This demonstrates specific continuity between both the form and function of political discourse in the traditional kgotla and in the contemporary political discourse of Botswana’s National Assembly. In this way, traditional rhetorical practice is embedded in the contemporary political structure, including the use of varying rhetorical strategies appropriate for different purposes within these political meetings.
More evidence that the kgotla tradition survives in very real ways to inform current rhetorical practice can be found in the contemporary “freedom squares.” These public forums for debate and discussion have cropped up in cities and villages throughout the nation, and they are thought by many to have their origins in the notion of the kgotla assembly place (Comaroff and Comaroff 136). The freedom squares were often instituted by political parties to espouse and promote their platforms to the people (National Democratic Institute for International Affairs 98). The modern freedom squares have sometimes been criticized by the people of Botswana for being unlike the kgotla tradition in that shouting and name-calling sometimes break out, especially when politicians harangue each other, thus deviating from the traditional Tswana value of maintaining civility even in the midst of conflict and dissension (Gulbrandsen 426; Helle-Valle 190). Additionally, the modern freedom square is perceived by some as a place more associated with monologues issued from politicians to constituents rather than places of mutual dialogue, unlike how the traditional kgotlas have been characterized (Helle-Valle 190). Nonetheless, the freedom squares can be seen to emanate from the kgotla in that they are physical and discursive spaces where contested ideas related to governance are expressed through words rather than through physical violence or political upheaval. The very fact that the freedom squares are critiqued for their inability to live up to the kgotla ideal is a powerful testament to the enduring nature of the kgotla system in the Botswana imaginary, including how much the tradition of civil communication is revered.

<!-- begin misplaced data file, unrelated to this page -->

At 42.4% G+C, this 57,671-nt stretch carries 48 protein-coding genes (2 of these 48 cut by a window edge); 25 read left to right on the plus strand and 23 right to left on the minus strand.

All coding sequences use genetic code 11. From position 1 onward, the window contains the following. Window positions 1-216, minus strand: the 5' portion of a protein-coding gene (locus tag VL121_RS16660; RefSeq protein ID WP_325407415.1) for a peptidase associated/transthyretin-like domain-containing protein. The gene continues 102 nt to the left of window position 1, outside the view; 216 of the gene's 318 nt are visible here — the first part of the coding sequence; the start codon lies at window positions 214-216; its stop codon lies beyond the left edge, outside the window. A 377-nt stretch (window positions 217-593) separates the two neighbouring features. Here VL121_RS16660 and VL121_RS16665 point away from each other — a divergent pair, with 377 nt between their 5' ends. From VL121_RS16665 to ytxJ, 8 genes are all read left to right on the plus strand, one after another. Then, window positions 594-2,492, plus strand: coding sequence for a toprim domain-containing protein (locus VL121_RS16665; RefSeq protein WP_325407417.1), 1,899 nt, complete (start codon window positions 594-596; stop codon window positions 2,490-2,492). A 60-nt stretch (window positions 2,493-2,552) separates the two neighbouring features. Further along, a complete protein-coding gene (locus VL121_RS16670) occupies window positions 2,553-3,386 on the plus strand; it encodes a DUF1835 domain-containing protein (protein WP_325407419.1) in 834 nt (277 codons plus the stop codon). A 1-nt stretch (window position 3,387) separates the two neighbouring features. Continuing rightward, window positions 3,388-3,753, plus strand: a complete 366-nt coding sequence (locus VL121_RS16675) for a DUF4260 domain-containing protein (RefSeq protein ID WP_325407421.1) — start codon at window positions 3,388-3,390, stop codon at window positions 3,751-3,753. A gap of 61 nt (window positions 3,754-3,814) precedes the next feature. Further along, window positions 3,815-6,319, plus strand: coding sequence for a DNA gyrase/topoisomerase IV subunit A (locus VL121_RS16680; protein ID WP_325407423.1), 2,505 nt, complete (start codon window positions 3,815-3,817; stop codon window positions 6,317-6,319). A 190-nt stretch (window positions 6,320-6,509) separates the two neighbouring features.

The contention sometimes expressed rhetorically in the freedom squares reveals some of the dissent and tension within Botswana. As Solway explains, “By the 1980s the antagonism in the voices of many minorities was beginning to become audible” (“Reaching the Limits” 137). Many non-Tswana ethnic groups, such as the Khoisan (click-language speaking peoples sometimes referred to in the West as Bushmen), have felt slighted by the dominance of the Tswana culture and language throughout the country, and in recent years, these groups have become more vocal in their agitation (Lekorwe; Solway, “In the Eye of the Storm” 488; Solway “Navigating the Neutral State”; Somolekae; Werbner; Wilmsen). Women also continue to see themselves marginalized in what has traditionally been a patriarchal culture (Carroll and Carroll 341-342; Leslie; Solway, “Reaching the Limits” 135; Somokolae). Despite Botswana’s many sociopolitical strengths, these groups still receive limited recognition by the government and have registered recent dissent.